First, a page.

HW#2 Message Board Entry
HW#2 Message Board

HW#3 Message Board Template+DB

John Perry Barlow – A Declaration of the Independence of Cyberspace

It was interesting to see even at the beginning of the “web” explosion, there was already big government trying to get control of what it didn’t fully understand. As a teenager at that time, it really felt like a strange and new world for me to explore. It felt like the Wild West. There didn’t seem to be any rules. People were testing the boundaries of what they could get away with. Some people didn’t understand much of the World Wide Web and were either exploited or hide in whatever corners they were comfortable in.

The article sort of highlights the sense of freedom and rights we thought it gave us. People didn’t want to be monitored and controlled by some faceless entity when they themselves thought they were anonymous. The article does get repetitive but the points I took away from it is that the author wanted to fight for freedom on the internet and motivate other to follow suit.

Unfortunately it looks like what he was fighting against has already won the battle. There is heavier regulation now and privacy on the net is probably worse now with companies able to sell your browsing history. There are entire countries censoring content and making it illegal even to access certain communication and news sites. A consistent theme however is there are always people circumventing the government and technology to free information and access.



HW#2 Reading – The Medium is the Message

Marshall McLuren presents a strong argument in this reading.  One of his main points is the vehicle that is used to deliver a message, is also a message within itself.  There is no way to separate the two.  I agree with his thoughts on this. Communication and the sharing of knowledge has long since been a source of power throughout humanity. There are many factors outside of the medium that impacts who actually can receive the content. From economic status to, cultural bias and available resources.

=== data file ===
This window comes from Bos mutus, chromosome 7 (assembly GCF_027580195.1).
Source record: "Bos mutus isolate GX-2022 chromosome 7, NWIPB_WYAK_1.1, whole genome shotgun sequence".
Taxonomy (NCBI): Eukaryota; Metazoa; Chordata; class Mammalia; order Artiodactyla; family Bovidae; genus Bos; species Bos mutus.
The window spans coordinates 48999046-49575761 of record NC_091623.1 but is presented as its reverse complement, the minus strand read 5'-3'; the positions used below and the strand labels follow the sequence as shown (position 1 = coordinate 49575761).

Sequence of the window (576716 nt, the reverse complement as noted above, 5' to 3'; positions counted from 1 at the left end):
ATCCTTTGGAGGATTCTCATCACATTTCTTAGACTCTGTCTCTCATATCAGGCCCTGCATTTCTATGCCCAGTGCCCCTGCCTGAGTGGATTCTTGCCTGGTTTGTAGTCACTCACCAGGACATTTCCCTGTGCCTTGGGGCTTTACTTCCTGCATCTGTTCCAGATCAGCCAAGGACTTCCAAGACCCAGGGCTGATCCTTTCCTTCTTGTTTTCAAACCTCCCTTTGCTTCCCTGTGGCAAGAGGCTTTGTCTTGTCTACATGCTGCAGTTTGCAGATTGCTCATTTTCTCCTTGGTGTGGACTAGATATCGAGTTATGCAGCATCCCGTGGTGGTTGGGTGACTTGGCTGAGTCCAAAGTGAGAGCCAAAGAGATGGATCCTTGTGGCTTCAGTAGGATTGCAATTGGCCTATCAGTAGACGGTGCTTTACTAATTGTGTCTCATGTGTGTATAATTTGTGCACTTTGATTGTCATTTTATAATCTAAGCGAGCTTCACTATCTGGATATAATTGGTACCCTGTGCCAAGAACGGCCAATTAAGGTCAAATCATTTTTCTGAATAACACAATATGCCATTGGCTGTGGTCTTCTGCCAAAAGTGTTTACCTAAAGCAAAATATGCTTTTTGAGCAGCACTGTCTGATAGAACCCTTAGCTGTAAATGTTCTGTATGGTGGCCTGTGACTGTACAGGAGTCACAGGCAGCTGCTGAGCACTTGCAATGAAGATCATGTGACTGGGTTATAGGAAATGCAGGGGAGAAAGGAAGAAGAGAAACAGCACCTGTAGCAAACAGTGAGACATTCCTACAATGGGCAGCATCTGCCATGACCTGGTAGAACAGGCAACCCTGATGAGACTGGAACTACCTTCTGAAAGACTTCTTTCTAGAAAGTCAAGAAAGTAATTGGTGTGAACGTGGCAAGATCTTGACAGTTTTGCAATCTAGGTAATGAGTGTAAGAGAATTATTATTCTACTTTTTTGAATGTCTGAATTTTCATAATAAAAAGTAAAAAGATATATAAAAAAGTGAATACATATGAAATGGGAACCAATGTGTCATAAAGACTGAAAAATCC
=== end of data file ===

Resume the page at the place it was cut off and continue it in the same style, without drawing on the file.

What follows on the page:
Media marketing people and advertisers know these concepts already. It’s not only about creating the best ad or commercial. You need to know the demographic you are trying to reach. Displaying something on a large billboard sends a different message than putting it in guitar magazine. How content is delivered to you can greatly affect the message you receive in it.

But can the same message be “good or evil”? Is the data neutral and the intent up to the consumer? The author seems to argue against this sort of neutrality. For example, referencing a firearm as a neutral message and the user deciding on it’s morality. I personally am a strong believer of context. There are situations where a medium can only be used for its intended purpose.

At the end there seems to be no such thing as unbiased information and we need to be aware of how and what is delivering this content to us.

Networked Media HW #1

Link to “firstserver”:

Response to Vannevar Bush’s As We May Think:

One of the most surprising things about this article to me is the date it is written. It was interesting to read Vannevar recap the current technology
in the 1940’s and make such bold predictions of how they could potentially
My favorite prediction was the memex. He realized thanks to compression and improvements of reproduction methods, we could have volumes of data available at our desk. Then have it projected on a screen on demand.
To hear about how state of the art tubes were at the time made me think of these large machines served a limited purpose.
The focus of the article is really regarding passing information to peers and future generations for scientific betterment. Improving technology mean improving the quality and types of records we can create.